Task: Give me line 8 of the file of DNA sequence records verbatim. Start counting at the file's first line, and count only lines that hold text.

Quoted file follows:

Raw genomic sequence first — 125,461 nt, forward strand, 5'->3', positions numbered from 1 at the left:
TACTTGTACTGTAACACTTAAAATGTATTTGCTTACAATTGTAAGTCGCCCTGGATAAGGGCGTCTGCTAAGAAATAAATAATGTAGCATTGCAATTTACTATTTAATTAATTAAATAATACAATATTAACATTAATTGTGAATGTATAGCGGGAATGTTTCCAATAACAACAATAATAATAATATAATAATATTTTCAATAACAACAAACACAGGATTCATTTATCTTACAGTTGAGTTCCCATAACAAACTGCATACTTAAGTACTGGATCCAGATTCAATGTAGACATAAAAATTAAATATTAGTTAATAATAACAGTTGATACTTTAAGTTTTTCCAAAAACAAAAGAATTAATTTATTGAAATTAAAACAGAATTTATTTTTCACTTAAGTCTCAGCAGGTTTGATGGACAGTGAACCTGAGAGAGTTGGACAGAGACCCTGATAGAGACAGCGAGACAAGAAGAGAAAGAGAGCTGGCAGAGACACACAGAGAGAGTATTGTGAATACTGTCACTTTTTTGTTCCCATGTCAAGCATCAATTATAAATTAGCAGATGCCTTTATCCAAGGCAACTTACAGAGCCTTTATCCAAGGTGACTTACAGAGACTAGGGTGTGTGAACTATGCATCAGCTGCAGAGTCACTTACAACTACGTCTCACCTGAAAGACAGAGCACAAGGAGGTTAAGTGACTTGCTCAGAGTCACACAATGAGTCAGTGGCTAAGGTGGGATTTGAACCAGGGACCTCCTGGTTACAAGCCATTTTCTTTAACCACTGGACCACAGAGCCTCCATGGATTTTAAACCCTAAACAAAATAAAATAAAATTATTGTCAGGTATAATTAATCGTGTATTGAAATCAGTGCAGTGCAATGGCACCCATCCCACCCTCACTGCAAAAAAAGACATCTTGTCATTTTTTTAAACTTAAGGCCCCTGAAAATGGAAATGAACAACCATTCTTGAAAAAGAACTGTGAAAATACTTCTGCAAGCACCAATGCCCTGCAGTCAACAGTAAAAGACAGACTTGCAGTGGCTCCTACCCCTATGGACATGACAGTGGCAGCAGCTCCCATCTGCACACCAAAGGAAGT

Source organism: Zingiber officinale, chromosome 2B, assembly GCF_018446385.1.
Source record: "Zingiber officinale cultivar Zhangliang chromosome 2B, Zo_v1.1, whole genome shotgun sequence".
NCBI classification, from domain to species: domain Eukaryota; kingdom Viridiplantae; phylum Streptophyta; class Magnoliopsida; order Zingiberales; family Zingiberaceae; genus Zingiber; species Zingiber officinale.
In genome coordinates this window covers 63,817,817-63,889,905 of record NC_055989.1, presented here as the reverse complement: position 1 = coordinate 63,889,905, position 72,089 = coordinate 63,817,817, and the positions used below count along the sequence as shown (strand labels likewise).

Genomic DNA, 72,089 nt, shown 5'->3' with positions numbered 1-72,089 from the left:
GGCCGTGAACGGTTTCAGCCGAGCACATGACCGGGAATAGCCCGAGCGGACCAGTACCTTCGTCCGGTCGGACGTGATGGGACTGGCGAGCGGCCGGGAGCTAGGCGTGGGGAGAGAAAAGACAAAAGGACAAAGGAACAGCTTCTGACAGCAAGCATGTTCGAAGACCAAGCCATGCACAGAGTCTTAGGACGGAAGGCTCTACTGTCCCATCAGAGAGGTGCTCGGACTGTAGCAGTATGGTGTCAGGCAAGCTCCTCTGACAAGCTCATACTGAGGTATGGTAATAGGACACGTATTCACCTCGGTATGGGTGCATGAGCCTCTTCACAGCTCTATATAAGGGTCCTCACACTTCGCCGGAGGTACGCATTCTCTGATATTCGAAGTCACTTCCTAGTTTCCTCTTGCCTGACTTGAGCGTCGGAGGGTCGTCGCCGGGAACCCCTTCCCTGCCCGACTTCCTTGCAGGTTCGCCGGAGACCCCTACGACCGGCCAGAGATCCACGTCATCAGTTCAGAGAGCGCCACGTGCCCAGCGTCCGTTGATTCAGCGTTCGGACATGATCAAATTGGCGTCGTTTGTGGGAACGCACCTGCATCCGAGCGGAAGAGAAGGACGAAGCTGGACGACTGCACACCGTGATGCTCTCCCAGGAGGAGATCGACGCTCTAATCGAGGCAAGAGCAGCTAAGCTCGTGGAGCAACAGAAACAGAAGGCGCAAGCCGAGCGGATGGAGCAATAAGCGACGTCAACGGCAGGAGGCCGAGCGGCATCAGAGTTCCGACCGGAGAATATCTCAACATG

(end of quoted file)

GGCCGTGAACGGTTTCAGCCGAGCACATGACCGGGAATAGCCCGAGCGGACCAGTACCTTCGTCCGGTCGGACGTGATGGGACTGGCGAGCGGCCGGGAGCTAGGCGTGGGGAGAGAAAAGACAAAAGGACAAAGGAACAGCTTCTGACAGCAAGCATGTTCGAAGACCAAGCCATGCACAGAGTCTTAGGACGGAAGGCTCTACTGTCCCATCAGAGAGGTGCTCGGACTGTAGCAGTATGGTGTCAGGCAAGCTCCTCTGACAAGCTCATACTGAGGTATGGTAATAGGACACGTATTCACCTCGGTATGGGTGCATGAGCCTCTTCACAGCTCTATATAAGGGTCCTCACACTTCGCCGGAGGTACGCATTCTCTGATATTCGAAGTCACTTCCTAGTTTCCTCTTGCCTGACTTGAGCGTCGGAGGGTCGTCGCCGGGAACCCCTTCCCTGCCCGACTTCCTTGCAGGTTCGCCGGAGACCCCTACGACCGGCCAGAGATCCACGTCATCAGTTCAGAGAGCGCCACGTGCCCAGCGTCCGTTGATTCAGCGTTCGGACATGATCAAATTGGCGTCGTTTGTGGGAACGCACCTGCATCCGAGCGGAAGAGAAGGACGAAGCTGGACGACTGCACACCGTGATGCTCTCCCAGGAGGAGATCGACGCTCTAATCGAGGCAAGAGCAGCTAAGCTCGTGGAGCAACAGAAACAGAAGGCGCAAGCCGAGCGGATGGAGCAATAAGCGACGTCAACGGCAGGAGGCCGAGCGGCATCAGAGTTCCGACCGGAGAATATCTCAACATG